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October 1st, 2004

Fictionlet

"Boobs," he said. "I have a problem with boobs."

Brigid gave Greg a sideways look. "Most men do," she commented.

"No, I mean I have a problem with the word 'boobs.' I don't like it when women call their breasts 'boobs.' What are you laughing at?"

"Why," she managed to get out, "don't you like the word 'boobs'?"

He scowled at a far corner of the room. "I just don't, okay? It's ... I dunno. It's demeaning."

Brigid blinked. "Seriously?"

"Yeah. They ... er ... 'boobs' is goofy. I mean, 'breasts' isn't exactly a beautiful word, but at least it's not goofy."

Brigid was laughing even harder now. "Yes, we must take very seriously the all-sacred boobies!" She began violently wiggling her torso in a particularly lewd manner.

"Stop that!" said Greg, jumping to his feet and moving away.

"Oh come on," she said. "You're being ridiculous! If you can call yours a wiener, I can call mine boobies!"

Greg frowned. "Well I don't much like the word 'wiener' either!"

Brigid rolled her eyes and sighed. "You're hopeless," she said, and headed for the kitchen.

"At least I'm consistent!" he announced to her retreating back.

-The Gneech

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Today's Forgotten English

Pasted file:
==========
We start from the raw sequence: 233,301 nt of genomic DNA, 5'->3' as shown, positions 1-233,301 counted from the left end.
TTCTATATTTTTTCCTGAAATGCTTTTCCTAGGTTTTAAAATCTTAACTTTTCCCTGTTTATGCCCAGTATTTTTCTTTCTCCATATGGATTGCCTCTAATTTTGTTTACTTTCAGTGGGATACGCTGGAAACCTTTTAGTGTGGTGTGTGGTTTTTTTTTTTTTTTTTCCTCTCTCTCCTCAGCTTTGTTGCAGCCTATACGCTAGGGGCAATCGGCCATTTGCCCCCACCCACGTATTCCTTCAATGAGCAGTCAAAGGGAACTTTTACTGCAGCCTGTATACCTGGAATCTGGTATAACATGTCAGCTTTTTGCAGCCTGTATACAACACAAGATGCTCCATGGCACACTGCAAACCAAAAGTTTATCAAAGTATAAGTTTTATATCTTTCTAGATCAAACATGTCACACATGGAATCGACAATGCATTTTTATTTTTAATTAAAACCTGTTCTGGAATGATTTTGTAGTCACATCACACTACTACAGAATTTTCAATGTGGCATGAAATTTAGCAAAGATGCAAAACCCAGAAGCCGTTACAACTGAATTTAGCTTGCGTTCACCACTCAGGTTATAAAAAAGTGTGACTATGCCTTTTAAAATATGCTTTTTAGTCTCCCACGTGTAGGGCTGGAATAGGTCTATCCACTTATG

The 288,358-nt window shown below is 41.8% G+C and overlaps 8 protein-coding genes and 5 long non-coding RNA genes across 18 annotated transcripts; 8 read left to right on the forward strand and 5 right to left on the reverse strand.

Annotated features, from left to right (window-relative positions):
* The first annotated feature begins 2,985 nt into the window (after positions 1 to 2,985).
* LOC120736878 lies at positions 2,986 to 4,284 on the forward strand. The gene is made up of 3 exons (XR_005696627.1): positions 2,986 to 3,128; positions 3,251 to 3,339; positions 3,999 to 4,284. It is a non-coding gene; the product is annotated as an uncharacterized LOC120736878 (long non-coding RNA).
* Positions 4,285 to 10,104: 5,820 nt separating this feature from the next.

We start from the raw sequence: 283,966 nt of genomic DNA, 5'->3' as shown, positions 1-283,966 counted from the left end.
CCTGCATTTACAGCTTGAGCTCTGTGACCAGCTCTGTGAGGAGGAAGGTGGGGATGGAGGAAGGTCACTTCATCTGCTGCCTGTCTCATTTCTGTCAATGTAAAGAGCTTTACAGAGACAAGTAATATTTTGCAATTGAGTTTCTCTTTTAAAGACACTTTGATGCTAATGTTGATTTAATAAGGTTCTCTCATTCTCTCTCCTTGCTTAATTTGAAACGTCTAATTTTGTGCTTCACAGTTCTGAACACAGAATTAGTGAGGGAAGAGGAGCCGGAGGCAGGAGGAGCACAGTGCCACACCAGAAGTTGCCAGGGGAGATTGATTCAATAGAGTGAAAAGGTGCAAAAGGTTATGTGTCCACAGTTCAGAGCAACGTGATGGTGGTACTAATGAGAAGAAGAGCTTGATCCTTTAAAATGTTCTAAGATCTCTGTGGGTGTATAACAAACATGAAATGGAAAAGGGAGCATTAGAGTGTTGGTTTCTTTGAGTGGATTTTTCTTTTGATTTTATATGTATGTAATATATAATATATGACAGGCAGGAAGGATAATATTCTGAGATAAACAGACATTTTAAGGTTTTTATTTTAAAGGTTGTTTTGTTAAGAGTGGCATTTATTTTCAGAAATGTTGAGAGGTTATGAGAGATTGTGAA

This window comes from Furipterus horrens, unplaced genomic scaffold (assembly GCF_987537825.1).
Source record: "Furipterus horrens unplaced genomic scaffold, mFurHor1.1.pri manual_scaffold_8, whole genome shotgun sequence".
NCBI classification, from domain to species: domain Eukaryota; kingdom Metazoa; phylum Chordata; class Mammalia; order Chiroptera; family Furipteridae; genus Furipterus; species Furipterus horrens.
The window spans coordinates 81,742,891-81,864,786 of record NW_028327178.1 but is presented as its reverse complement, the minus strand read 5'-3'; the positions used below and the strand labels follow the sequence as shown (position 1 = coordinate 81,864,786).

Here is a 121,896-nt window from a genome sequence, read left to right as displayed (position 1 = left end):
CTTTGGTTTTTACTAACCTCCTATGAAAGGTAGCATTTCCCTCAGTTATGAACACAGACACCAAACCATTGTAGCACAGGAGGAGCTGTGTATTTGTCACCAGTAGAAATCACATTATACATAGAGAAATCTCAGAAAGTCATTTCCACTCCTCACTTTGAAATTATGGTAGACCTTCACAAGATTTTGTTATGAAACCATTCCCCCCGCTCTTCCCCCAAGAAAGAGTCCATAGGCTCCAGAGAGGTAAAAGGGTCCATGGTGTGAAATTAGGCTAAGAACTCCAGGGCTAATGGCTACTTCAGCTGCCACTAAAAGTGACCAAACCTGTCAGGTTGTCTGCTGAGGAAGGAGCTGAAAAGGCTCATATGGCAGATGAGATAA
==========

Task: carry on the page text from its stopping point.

icarian
Soaring too high; rash or adventurous in flight. From Icarus, a mythological hero, the son of Dædalus, who when flying on wings from the anger of Minos, mounted too high so taht the heat of the sun melted the wax which cemented his wings, causing him to fall and perish in that part of the Ægean Sea, which was called after him.
--Edward Lloyd's Encyclopædic Dictionary, 1895


First Recorded Aviation Fatality Since Icarus
On the evening of Friday, the first of October, 1736, during the performance of an entertainment called Dr. Faustus at Covent Garden Theater, one James Todd, who represented the miller's man, fell from the upper stage in a flying machine by the breaking of the wires. He fractured his skull, and died miserably; three others were much hurt but recovered. Some of the audience swooned, and the whole were in great confusion upon this sad accident.
--William Hone's Every-day Book, or Everlasting Calendar, 1827


-The Gneech

Weekend, Come to Me Now!

There's too much noise here; get me OUT of this cubicle!

-TG

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